Kim Kardashian has admitted she should have known better after facing backlash around insensitive weight comments she made in a video uploaded to social media.
In the clip, the reality TV star, who is married to Kanye West, rejoiced at being called skinny by her sisters in an Instagram story before confessing she had dropped to 119 pounds (53kg).
The fragrance designer drew controversy from her followers who were angered by her disregard for people with eating disorders. Kardashian is overjoyed when she is accused of not eating.
When Kendall Jenner tells her that she is looking "so skinny", Kim replies: "What? What? Oh my God, thank you!"
Later in her videos, Kim bragged, "We're back to talking about how skinny I am," adding, "I'm not that skinny - I'm down to 119 pounds. I will say when I take out my hair extensions I am less."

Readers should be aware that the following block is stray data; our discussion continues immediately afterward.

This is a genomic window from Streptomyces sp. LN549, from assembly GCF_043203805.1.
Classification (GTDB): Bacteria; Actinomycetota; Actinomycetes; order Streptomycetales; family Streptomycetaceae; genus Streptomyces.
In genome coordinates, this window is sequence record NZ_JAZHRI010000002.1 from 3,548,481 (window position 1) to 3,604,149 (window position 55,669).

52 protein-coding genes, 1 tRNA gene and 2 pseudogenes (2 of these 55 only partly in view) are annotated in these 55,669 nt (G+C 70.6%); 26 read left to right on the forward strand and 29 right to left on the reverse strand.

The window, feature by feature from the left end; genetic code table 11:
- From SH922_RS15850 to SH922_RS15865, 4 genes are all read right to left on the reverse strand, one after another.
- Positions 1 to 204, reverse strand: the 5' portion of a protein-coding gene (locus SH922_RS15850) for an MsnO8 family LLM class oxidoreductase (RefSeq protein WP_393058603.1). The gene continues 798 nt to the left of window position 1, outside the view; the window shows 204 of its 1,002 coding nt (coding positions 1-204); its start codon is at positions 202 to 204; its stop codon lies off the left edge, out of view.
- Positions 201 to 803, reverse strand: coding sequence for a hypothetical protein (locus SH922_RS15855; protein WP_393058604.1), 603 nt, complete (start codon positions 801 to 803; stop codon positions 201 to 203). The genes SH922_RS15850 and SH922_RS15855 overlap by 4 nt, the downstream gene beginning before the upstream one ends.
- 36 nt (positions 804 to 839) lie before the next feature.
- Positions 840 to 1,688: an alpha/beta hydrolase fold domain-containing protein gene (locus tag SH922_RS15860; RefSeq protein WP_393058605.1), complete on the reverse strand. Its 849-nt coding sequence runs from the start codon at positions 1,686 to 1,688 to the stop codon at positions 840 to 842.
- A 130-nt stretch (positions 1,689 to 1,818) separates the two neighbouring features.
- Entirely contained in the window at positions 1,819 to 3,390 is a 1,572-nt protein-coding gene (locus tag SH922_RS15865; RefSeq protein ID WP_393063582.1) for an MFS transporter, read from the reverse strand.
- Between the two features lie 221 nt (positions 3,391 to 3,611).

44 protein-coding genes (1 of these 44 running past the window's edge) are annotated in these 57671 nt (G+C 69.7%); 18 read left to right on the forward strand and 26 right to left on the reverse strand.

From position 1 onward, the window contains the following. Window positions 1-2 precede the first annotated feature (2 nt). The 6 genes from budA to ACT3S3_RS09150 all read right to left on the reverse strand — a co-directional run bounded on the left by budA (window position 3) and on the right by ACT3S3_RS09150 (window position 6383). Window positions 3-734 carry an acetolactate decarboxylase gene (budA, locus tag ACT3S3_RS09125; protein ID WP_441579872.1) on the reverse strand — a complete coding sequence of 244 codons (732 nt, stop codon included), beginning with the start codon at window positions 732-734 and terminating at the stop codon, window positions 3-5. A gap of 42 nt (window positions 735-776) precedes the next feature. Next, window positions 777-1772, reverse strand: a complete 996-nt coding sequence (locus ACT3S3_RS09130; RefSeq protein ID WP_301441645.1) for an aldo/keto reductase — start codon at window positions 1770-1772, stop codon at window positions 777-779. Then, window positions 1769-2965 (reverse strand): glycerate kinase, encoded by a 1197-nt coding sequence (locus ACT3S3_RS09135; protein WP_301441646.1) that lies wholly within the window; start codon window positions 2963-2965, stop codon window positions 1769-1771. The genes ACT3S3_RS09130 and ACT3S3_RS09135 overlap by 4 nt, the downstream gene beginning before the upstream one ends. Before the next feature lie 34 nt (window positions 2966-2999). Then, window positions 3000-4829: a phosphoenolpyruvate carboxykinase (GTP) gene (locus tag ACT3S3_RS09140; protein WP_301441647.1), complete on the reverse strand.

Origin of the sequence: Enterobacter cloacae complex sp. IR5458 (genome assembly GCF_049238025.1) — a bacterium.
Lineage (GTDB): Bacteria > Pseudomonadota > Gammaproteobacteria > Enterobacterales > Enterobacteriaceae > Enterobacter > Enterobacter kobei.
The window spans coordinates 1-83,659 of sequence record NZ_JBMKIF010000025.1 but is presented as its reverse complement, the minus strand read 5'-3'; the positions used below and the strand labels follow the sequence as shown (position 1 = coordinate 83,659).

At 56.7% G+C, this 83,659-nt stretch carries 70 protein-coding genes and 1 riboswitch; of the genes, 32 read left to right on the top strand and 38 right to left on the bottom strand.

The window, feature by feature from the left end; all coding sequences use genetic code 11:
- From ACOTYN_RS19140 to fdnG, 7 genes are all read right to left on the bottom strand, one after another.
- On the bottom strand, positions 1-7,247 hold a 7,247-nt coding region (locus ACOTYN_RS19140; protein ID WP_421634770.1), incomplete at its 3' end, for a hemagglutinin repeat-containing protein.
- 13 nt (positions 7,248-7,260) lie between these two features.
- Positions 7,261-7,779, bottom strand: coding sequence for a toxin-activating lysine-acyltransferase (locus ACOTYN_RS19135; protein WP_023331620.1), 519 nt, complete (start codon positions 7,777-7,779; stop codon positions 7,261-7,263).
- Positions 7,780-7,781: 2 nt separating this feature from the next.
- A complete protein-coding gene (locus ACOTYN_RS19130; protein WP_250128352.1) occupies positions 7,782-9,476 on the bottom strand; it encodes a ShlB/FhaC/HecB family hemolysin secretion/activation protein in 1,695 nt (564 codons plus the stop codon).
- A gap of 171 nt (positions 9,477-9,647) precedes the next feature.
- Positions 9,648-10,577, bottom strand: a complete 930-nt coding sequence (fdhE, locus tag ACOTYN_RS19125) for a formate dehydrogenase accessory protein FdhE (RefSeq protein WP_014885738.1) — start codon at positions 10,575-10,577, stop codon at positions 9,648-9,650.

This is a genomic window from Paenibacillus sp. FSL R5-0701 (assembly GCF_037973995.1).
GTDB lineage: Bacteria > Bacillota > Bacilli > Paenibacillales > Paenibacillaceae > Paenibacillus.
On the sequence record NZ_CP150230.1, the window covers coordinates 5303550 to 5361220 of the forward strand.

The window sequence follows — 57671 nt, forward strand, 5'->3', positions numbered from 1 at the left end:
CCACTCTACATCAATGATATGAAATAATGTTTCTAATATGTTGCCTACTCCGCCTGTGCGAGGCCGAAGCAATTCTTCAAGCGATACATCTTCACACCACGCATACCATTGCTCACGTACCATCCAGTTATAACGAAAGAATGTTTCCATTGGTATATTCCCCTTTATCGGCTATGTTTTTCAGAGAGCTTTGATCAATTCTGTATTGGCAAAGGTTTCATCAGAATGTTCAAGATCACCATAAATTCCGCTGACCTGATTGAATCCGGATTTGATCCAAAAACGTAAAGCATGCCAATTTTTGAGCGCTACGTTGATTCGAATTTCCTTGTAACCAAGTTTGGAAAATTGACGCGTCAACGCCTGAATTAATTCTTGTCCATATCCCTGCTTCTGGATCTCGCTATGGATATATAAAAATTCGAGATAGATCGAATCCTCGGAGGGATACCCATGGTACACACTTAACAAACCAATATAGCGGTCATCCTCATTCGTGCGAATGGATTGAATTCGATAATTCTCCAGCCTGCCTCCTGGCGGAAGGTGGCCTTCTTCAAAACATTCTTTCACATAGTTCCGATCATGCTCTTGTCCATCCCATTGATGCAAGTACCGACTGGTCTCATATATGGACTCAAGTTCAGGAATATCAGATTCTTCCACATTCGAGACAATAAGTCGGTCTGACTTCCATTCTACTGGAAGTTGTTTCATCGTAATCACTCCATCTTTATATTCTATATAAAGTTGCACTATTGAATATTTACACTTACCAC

Khloe goes on to tell Kim: "Your extensions, your ass, your tits, everything - they're heavy because she's f**king voluptuous, but she's anorexic here [her waist] and her arms are like pin thin like my pinky.
"Kimberly, I can see through you. I've never seen a skinnier person in my life."
This week the 37-year-old appeared on the first episode of the Pretty Big Deal with Ashley Graham podcast, expressing her regret about the comments and apologised if she had offended anyone.
"I 100 percent completely understand where people would be coming from that felt that way," the Keeping Up With the Kardashians star said.
"My intention is never to offend anyone and I really apologise if I offended anyone," she said.
"I know people that have serious eating disorders that have been in and out of the hospital for 15 years, close people," she told the American model. "I've experienced it enough to have known better."
Kardashian shed some light on the context of which the comments were made, explaining she was with her family and forgot how her words may be interpreted.
"It was insensitive, you know - and it definitely wasn't my intention," she continued.
"And I think, especially my fans and everyone that was watching was supportive, like, 'OK, look, maybe you guys shouldn't have said that but I know what you were saying.'"